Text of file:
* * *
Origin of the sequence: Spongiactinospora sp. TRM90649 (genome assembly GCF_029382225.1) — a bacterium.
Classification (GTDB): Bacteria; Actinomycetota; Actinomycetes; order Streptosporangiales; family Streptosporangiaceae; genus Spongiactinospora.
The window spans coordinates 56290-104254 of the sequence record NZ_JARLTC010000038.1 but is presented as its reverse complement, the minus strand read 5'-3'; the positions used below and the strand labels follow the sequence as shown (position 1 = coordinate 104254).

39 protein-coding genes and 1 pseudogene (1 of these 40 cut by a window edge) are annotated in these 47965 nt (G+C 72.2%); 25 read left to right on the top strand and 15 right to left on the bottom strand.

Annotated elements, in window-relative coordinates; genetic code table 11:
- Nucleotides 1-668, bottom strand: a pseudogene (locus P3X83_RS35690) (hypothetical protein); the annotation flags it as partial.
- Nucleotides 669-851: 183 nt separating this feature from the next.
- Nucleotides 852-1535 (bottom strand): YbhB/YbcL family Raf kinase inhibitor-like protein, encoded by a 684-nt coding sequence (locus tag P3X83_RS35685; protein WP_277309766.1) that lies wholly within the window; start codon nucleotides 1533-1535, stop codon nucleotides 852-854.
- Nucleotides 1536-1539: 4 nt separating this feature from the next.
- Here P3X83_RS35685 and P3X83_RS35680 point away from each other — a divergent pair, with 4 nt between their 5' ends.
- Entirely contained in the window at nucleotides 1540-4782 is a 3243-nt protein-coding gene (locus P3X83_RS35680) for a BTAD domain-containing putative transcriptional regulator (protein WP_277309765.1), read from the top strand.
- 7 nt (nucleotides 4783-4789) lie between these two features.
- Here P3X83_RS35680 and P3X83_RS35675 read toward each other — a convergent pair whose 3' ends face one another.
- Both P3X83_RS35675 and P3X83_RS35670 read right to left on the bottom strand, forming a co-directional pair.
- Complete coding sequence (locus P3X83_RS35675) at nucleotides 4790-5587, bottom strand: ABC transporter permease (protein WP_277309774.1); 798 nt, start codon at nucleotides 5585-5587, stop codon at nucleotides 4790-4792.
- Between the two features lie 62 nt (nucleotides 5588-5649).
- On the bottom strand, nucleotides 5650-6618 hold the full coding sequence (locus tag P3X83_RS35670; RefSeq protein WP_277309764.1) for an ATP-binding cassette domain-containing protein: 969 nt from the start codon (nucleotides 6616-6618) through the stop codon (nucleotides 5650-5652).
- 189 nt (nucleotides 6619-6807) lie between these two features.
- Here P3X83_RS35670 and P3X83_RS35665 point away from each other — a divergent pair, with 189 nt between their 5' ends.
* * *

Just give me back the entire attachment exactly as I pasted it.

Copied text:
Origin of the sequence: Spongiactinospora sp. TRM90649 (genome assembly GCF_029382225.1) — a bacterium.
Classification (GTDB): Bacteria; Actinomycetota; Actinomycetes; order Streptosporangiales; family Streptosporangiaceae; genus Spongiactinospora.
The window spans coordinates 56290-104254 of the sequence record NZ_JARLTC010000038.1 but is presented as its reverse complement, the minus strand read 5'-3'; the positions used below and the strand labels follow the sequence as shown (position 1 = coordinate 104254).

39 protein-coding genes and 1 pseudogene (1 of these 40 cut by a window edge) are annotated in these 47965 nt (G+C 72.2%); 25 read left to right on the top strand and 15 right to left on the bottom strand.

Annotated elements, in window-relative coordinates; genetic code table 11:
- Nucleotides 1-668, bottom strand: a pseudogene (locus P3X83_RS35690) (hypothetical protein); the annotation flags it as partial.
- Nucleotides 669-851: 183 nt separating this feature from the next.
- Nucleotides 852-1535 (bottom strand): YbhB/YbcL family Raf kinase inhibitor-like protein, encoded by a 684-nt coding sequence (locus tag P3X83_RS35685; protein WP_277309766.1) that lies wholly within the window; start codon nucleotides 1533-1535, stop codon nucleotides 852-854.
- Nucleotides 1536-1539: 4 nt separating this feature from the next.
- Here P3X83_RS35685 and P3X83_RS35680 point away from each other — a divergent pair, with 4 nt between their 5' ends.
- Entirely contained in the window at nucleotides 1540-4782 is a 3243-nt protein-coding gene (locus P3X83_RS35680) for a BTAD domain-containing putative transcriptional regulator (protein WP_277309765.1), read from the top strand.
- 7 nt (nucleotides 4783-4789) lie between these two features.
- Here P3X83_RS35680 and P3X83_RS35675 read toward each other — a convergent pair whose 3' ends face one another.
- Both P3X83_RS35675 and P3X83_RS35670 read right to left on the bottom strand, forming a co-directional pair.
- Complete coding sequence (locus P3X83_RS35675) at nucleotides 4790-5587, bottom strand: ABC transporter permease (protein WP_277309774.1); 798 nt, start codon at nucleotides 5585-5587, stop codon at nucleotides 4790-4792.
- Between the two features lie 62 nt (nucleotides 5588-5649).
- On the bottom strand, nucleotides 5650-6618 hold the full coding sequence (locus tag P3X83_RS35670; RefSeq protein WP_277309764.1) for an ATP-binding cassette domain-containing protein: 969 nt from the start codon (nucleotides 6616-6618) through the stop codon (nucleotides 5650-5652).
- 189 nt (nucleotides 6619-6807) lie between these two features.
- Here P3X83_RS35670 and P3X83_RS35665 point away from each other — a divergent pair, with 189 nt between their 5' ends.